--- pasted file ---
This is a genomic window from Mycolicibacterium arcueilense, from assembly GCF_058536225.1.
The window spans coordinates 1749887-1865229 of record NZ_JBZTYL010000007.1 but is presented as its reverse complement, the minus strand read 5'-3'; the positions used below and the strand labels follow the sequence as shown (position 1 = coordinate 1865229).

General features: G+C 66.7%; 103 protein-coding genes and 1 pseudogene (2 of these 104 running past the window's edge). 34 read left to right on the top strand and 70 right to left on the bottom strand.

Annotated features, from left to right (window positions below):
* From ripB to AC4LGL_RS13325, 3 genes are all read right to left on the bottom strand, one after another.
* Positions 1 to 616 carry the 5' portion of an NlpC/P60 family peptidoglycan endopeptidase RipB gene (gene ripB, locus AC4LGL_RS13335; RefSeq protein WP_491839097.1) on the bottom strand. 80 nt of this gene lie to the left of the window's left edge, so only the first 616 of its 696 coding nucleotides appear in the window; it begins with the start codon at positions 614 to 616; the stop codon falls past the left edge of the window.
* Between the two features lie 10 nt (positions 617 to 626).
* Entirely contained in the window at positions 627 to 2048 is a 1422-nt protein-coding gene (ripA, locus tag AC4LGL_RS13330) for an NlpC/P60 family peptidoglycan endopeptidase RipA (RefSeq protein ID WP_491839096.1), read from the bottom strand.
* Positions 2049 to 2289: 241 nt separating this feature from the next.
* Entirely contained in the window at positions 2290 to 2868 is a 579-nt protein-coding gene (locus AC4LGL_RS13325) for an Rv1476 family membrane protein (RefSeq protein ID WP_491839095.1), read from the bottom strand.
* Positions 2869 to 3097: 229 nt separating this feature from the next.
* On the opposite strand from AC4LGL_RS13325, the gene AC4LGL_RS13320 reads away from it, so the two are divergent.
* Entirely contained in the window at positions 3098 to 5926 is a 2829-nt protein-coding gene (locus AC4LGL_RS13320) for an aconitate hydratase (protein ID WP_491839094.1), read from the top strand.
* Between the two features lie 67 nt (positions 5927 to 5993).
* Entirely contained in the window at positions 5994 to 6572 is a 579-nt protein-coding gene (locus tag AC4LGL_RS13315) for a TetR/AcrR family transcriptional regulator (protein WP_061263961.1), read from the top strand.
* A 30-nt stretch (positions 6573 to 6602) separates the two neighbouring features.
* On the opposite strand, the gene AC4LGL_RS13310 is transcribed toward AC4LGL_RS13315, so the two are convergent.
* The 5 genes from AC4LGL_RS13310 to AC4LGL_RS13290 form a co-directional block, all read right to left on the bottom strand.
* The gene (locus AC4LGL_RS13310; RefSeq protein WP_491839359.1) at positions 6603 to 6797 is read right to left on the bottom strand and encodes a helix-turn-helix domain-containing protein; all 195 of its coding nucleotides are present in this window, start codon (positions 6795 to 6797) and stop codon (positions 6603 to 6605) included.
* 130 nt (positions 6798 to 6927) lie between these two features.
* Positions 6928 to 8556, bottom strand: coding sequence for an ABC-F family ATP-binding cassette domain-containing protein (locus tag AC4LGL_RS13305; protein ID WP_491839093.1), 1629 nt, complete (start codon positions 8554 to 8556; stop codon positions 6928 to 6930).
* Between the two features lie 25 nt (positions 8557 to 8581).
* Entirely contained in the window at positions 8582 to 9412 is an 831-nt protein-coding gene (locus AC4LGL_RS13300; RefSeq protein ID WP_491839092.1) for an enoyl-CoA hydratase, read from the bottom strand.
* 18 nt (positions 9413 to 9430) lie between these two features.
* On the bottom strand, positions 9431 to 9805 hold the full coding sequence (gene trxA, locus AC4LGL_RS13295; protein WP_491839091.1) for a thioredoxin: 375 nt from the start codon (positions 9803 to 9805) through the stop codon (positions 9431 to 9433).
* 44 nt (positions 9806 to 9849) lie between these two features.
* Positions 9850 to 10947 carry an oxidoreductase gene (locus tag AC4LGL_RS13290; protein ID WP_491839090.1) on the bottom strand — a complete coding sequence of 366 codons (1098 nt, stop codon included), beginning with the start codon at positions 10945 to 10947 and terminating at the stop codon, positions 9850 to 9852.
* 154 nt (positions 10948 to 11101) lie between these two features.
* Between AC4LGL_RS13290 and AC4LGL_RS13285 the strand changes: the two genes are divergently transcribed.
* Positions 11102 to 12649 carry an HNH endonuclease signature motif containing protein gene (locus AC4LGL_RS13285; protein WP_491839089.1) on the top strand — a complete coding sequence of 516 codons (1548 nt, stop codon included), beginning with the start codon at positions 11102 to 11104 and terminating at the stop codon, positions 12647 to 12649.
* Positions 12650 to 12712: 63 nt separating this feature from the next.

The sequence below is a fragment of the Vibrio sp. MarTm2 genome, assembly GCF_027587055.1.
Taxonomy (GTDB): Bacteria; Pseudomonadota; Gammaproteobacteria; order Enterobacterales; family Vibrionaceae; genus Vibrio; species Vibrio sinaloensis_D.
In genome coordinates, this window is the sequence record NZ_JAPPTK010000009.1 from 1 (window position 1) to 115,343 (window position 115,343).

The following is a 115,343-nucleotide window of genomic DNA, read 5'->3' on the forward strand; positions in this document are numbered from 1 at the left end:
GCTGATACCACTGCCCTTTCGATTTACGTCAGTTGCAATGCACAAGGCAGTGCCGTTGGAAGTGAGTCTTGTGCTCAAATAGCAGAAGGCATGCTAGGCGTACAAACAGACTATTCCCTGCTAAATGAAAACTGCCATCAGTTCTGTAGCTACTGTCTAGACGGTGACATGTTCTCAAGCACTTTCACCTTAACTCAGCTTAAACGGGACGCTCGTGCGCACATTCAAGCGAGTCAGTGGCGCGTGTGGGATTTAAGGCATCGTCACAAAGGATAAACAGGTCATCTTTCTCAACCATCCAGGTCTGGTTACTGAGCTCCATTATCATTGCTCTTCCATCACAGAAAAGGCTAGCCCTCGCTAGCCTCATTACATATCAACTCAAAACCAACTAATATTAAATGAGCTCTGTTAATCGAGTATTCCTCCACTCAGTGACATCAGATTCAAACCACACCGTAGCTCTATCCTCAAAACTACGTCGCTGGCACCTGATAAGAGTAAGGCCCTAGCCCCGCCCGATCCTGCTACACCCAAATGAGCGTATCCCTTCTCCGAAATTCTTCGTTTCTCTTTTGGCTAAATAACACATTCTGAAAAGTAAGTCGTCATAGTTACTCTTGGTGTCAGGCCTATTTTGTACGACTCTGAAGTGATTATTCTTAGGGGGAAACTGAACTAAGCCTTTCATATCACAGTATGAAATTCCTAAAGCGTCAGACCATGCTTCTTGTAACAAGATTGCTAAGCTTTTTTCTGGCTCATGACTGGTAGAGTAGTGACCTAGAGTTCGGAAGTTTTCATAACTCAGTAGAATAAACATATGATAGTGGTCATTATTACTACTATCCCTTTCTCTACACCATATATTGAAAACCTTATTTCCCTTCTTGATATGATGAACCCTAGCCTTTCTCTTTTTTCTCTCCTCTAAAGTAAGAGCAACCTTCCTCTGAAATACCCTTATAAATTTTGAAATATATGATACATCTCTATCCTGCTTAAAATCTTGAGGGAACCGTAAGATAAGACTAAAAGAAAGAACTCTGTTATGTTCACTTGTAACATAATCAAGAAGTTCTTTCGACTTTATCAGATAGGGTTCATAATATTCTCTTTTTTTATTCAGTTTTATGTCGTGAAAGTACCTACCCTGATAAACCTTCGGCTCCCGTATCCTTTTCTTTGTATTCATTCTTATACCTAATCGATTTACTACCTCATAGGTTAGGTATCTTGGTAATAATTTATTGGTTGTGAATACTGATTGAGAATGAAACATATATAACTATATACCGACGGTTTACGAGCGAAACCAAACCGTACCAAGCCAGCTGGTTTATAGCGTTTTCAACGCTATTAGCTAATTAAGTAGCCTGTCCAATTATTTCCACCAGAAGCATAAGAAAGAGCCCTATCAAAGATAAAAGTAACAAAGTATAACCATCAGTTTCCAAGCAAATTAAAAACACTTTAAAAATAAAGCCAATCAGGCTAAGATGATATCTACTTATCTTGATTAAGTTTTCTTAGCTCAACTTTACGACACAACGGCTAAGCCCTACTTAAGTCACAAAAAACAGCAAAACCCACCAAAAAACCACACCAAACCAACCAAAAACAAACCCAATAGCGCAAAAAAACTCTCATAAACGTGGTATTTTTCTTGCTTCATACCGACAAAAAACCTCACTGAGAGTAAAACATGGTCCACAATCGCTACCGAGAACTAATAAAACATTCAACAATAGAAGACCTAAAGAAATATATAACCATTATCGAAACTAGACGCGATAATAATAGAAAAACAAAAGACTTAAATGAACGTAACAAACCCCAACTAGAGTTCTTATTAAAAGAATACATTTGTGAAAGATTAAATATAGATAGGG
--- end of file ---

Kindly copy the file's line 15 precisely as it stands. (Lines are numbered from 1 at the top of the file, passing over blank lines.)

* Entirely contained in the window at positions 5994 to 6572 is a 579-nt protein-coding gene (locus tag AC4LGL_RS13315) for a TetR/AcrR family transcriptional regulator (protein WP_061263961.1), read from the top strand.